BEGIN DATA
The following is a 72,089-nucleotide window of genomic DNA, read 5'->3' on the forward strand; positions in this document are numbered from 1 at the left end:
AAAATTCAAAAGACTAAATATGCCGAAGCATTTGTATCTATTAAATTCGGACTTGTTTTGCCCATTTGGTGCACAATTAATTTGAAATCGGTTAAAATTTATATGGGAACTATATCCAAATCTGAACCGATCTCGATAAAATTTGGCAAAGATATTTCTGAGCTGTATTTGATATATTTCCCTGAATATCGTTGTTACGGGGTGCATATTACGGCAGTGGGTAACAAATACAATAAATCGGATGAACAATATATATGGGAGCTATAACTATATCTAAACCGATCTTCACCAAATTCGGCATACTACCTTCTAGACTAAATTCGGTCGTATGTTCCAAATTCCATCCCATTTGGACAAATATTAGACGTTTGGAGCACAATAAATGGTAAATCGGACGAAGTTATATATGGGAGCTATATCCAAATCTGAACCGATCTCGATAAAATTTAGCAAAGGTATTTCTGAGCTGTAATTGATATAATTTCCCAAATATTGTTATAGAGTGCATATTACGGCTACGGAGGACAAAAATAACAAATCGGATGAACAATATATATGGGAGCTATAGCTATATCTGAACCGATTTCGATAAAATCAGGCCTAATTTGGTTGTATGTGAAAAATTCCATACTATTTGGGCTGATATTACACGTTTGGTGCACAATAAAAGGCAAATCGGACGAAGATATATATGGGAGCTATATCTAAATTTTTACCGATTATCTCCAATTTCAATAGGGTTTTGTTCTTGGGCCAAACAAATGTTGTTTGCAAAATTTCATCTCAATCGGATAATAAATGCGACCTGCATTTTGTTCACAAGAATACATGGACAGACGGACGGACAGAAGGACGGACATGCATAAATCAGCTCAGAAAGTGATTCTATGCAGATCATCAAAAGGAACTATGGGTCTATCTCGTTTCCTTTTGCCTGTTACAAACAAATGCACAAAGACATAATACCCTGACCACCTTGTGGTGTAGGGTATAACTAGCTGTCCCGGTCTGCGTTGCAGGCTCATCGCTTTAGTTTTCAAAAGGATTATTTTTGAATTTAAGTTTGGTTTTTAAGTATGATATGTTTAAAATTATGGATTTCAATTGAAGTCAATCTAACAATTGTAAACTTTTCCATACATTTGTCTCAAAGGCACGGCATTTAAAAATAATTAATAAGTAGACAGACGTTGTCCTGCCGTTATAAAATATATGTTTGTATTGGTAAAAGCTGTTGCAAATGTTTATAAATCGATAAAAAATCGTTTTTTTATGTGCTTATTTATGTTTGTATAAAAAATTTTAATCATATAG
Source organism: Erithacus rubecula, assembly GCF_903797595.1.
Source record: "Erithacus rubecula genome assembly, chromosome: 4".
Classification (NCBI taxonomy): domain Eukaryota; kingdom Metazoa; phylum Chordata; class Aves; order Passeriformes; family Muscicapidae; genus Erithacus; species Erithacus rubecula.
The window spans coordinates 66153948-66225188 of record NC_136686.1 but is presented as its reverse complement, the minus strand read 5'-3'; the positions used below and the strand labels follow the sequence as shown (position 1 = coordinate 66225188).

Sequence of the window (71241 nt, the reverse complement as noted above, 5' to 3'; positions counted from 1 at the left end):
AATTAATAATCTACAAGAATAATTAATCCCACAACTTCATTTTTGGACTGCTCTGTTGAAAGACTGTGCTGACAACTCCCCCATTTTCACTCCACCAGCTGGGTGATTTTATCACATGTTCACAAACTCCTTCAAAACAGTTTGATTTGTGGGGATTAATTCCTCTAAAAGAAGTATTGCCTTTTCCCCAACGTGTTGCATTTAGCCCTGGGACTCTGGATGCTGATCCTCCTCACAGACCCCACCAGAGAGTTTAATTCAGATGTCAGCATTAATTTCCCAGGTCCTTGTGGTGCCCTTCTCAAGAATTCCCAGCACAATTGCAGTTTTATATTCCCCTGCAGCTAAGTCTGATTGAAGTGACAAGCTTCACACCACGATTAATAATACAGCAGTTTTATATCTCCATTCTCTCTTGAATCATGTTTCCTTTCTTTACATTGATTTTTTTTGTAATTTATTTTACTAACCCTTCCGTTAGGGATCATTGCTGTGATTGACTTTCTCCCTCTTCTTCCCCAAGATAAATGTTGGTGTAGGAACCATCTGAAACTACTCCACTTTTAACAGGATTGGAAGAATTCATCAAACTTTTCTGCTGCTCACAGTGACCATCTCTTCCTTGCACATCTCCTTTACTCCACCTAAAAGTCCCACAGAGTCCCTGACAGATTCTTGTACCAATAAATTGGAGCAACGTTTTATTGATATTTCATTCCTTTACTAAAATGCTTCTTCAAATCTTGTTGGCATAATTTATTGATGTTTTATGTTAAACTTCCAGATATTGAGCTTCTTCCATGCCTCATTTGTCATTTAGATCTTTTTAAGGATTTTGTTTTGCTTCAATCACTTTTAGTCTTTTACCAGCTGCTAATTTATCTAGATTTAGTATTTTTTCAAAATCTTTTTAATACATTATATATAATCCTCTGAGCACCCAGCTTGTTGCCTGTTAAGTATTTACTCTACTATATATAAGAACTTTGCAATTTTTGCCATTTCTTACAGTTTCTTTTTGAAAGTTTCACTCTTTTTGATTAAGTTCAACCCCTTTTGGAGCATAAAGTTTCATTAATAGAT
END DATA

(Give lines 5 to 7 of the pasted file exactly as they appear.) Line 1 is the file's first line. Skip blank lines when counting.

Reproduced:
Classification (NCBI taxonomy): domain Eukaryota; kingdom Metazoa; phylum Chordata; class Aves; order Passeriformes; family Muscicapidae; genus Erithacus; species Erithacus rubecula.
The window spans coordinates 66153948-66225188 of record NC_136686.1 but is presented as its reverse complement, the minus strand read 5'-3'; the positions used below and the strand labels follow the sequence as shown (position 1 = coordinate 66225188).

Sequence of the window (71241 nt, the reverse complement as noted above, 5' to 3'; positions counted from 1 at the left end):